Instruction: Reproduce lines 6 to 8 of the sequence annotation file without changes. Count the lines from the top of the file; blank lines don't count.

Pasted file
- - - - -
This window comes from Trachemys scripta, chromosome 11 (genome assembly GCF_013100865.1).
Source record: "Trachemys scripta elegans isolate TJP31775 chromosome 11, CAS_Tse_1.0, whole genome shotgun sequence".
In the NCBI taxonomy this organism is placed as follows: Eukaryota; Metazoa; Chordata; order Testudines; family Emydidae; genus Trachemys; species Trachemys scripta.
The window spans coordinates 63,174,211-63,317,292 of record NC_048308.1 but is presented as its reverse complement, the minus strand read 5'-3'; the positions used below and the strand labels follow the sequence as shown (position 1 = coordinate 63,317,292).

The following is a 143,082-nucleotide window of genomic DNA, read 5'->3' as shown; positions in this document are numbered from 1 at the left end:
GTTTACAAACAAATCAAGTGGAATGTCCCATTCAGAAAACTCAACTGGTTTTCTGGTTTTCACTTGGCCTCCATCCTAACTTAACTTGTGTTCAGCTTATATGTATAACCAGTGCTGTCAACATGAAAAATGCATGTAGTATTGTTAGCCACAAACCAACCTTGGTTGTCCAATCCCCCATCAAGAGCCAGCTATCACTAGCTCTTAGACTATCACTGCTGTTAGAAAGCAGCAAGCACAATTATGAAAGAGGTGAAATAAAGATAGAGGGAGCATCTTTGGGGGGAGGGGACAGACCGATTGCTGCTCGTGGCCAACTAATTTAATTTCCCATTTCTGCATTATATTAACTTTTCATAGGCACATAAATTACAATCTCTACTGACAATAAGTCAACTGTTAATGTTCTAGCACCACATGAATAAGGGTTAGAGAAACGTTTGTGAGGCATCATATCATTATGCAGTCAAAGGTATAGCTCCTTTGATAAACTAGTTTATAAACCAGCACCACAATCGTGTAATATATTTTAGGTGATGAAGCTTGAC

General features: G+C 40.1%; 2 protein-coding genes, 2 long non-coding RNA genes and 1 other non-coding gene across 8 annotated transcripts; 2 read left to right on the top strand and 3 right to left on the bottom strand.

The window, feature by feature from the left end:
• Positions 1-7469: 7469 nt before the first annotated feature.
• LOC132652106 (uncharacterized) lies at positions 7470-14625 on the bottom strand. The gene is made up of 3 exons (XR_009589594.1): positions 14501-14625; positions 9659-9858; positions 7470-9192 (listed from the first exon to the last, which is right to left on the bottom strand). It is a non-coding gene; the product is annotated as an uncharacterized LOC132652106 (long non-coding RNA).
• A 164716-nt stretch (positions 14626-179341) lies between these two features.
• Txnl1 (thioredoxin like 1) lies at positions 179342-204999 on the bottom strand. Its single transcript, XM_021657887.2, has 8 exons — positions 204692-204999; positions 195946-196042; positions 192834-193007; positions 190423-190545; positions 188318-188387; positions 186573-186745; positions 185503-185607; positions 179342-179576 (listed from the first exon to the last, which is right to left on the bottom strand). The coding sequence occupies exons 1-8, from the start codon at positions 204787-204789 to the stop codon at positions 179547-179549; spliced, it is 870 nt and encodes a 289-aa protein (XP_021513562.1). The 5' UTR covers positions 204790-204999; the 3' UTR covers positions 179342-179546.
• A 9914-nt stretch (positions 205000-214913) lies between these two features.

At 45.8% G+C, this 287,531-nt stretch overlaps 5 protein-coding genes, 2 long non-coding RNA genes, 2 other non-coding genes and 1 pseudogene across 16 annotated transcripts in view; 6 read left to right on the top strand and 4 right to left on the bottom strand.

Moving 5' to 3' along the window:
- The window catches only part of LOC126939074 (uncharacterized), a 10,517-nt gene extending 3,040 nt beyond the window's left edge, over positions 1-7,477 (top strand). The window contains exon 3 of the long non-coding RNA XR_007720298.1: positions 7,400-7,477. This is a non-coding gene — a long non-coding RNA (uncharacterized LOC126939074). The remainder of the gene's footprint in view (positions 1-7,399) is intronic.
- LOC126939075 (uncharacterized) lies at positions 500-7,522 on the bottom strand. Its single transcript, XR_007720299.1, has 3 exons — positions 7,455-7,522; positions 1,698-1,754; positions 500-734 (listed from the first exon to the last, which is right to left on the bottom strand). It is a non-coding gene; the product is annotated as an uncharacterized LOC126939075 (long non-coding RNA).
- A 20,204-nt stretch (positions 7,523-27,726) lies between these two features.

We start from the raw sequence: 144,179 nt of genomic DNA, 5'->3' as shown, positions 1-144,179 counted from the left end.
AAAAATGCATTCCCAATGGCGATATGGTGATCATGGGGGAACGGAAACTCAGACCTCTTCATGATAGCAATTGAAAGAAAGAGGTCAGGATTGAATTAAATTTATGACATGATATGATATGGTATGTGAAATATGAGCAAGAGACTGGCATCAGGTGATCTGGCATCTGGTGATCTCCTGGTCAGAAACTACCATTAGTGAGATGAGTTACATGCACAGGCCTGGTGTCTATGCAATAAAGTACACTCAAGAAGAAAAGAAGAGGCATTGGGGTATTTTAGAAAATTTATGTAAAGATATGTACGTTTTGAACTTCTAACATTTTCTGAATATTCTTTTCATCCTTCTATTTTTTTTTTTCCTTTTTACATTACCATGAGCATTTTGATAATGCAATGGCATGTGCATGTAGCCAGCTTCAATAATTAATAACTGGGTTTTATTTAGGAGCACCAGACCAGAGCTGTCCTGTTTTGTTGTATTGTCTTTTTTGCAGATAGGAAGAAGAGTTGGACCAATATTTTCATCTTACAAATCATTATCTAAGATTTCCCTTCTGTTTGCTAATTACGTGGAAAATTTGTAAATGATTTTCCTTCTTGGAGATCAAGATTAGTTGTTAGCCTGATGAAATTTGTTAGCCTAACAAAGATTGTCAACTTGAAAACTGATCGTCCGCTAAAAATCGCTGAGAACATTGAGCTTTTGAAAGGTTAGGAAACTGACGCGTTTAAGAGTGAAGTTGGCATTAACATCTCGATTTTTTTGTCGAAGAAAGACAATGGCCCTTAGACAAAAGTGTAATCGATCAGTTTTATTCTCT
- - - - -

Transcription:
GTTTACAAACAAATCAAGTGGAATGTCCCATTCAGAAAACTCAACTGGTTTTCTGGTTTTCACTTGGCCTCCATCCTAACTTAACTTGTGTTCAGCTTATATGTATAACCAGTGCTGTCAACATGAAAAATGCATGTAGTATTGTTAGCCACAAACCAACCTTGGTTGTCCAATCCCCCATCAAGAGCCAGCTATCACTAGCTCTTAGACTATCACTGCTGTTAGAAAGCAGCAAGCACAATTATGAAAGAGGTGAAATAAAGATAGAGGGAGCATCTTTGGGGGGAGGGGACAGACCGATTGCTGCTCGTGGCCAACTAATTTAATTTCCCATTTCTGCATTATATTAACTTTTCATAGGCACATAAATTACAATCTCTACTGACAATAAGTCAACTGTTAATGTTCTAGCACCACATGAATAAGGGTTAGAGAAACGTTTGTGAGGCATCATATCATTATGCAGTCAAAGGTATAGCTCCTTTGATAAACTAGTTTATAAACCAGCACCACAATCGTGTAATATATTTTAGGTGATGAAGCTTGAC

General features: G+C 40.1%; 2 protein-coding genes, 2 long non-coding RNA genes and 1 other non-coding gene across 8 annotated transcripts; 2 read left to right on the top strand and 3 right to left on the bottom strand.

The window, feature by feature from the left end: